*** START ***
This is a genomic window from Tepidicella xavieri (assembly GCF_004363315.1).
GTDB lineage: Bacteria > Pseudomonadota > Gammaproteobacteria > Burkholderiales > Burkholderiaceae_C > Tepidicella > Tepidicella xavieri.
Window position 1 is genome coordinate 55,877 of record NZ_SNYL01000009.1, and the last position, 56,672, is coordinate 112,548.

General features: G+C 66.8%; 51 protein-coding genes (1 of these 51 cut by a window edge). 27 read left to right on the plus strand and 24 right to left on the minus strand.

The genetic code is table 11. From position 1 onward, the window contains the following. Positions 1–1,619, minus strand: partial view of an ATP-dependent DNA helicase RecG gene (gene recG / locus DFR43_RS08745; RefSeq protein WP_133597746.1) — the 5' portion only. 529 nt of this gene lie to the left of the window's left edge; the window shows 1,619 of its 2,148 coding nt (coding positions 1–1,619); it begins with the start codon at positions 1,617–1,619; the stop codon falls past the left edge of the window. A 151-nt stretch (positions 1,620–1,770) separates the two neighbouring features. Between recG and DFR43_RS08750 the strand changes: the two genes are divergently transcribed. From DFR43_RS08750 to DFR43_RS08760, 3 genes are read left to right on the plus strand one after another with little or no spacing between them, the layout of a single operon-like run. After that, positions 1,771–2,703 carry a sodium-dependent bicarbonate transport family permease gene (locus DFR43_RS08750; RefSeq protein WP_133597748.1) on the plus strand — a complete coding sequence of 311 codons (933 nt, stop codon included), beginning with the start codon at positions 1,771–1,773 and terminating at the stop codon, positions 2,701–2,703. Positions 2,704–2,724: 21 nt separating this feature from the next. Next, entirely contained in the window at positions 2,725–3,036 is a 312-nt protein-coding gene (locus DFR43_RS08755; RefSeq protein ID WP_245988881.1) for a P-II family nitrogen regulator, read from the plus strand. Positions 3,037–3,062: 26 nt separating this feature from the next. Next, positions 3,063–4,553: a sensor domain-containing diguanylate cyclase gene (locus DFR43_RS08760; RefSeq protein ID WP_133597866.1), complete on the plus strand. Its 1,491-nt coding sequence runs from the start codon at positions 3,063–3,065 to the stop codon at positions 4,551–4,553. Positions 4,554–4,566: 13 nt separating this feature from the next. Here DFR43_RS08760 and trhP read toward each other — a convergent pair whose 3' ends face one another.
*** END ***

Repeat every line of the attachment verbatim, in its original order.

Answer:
This is a genomic window from Tepidicella xavieri (assembly GCF_004363315.1).
GTDB lineage: Bacteria > Pseudomonadota > Gammaproteobacteria > Burkholderiales > Burkholderiaceae_C > Tepidicella > Tepidicella xavieri.
Window position 1 is genome coordinate 55,877 of record NZ_SNYL01000009.1, and the last position, 56,672, is coordinate 112,548.

General features: G+C 66.8%; 51 protein-coding genes (1 of these 51 cut by a window edge). 27 read left to right on the plus strand and 24 right to left on the minus strand.

The genetic code is table 11. From position 1 onward, the window contains the following. Positions 1–1,619, minus strand: partial view of an ATP-dependent DNA helicase RecG gene (gene recG / locus DFR43_RS08745; RefSeq protein WP_133597746.1) — the 5' portion only. 529 nt of this gene lie to the left of the window's left edge; the window shows 1,619 of its 2,148 coding nt (coding positions 1–1,619); it begins with the start codon at positions 1,617–1,619; the stop codon falls past the left edge of the window. A 151-nt stretch (positions 1,620–1,770) separates the two neighbouring features. Between recG and DFR43_RS08750 the strand changes: the two genes are divergently transcribed. From DFR43_RS08750 to DFR43_RS08760, 3 genes are read left to right on the plus strand one after another with little or no spacing between them, the layout of a single operon-like run. After that, positions 1,771–2,703 carry a sodium-dependent bicarbonate transport family permease gene (locus DFR43_RS08750; RefSeq protein WP_133597748.1) on the plus strand — a complete coding sequence of 311 codons (933 nt, stop codon included), beginning with the start codon at positions 1,771–1,773 and terminating at the stop codon, positions 2,701–2,703. Positions 2,704–2,724: 21 nt separating this feature from the next. Next, entirely contained in the window at positions 2,725–3,036 is a 312-nt protein-coding gene (locus DFR43_RS08755; RefSeq protein ID WP_245988881.1) for a P-II family nitrogen regulator, read from the plus strand. Positions 3,037–3,062: 26 nt separating this feature from the next. Next, positions 3,063–4,553: a sensor domain-containing diguanylate cyclase gene (locus DFR43_RS08760; RefSeq protein ID WP_133597866.1), complete on the plus strand. Its 1,491-nt coding sequence runs from the start codon at positions 3,063–3,065 to the stop codon at positions 4,551–4,553. Positions 4,554–4,566: 13 nt separating this feature from the next. Here DFR43_RS08760 and trhP read toward each other — a convergent pair whose 3' ends face one another.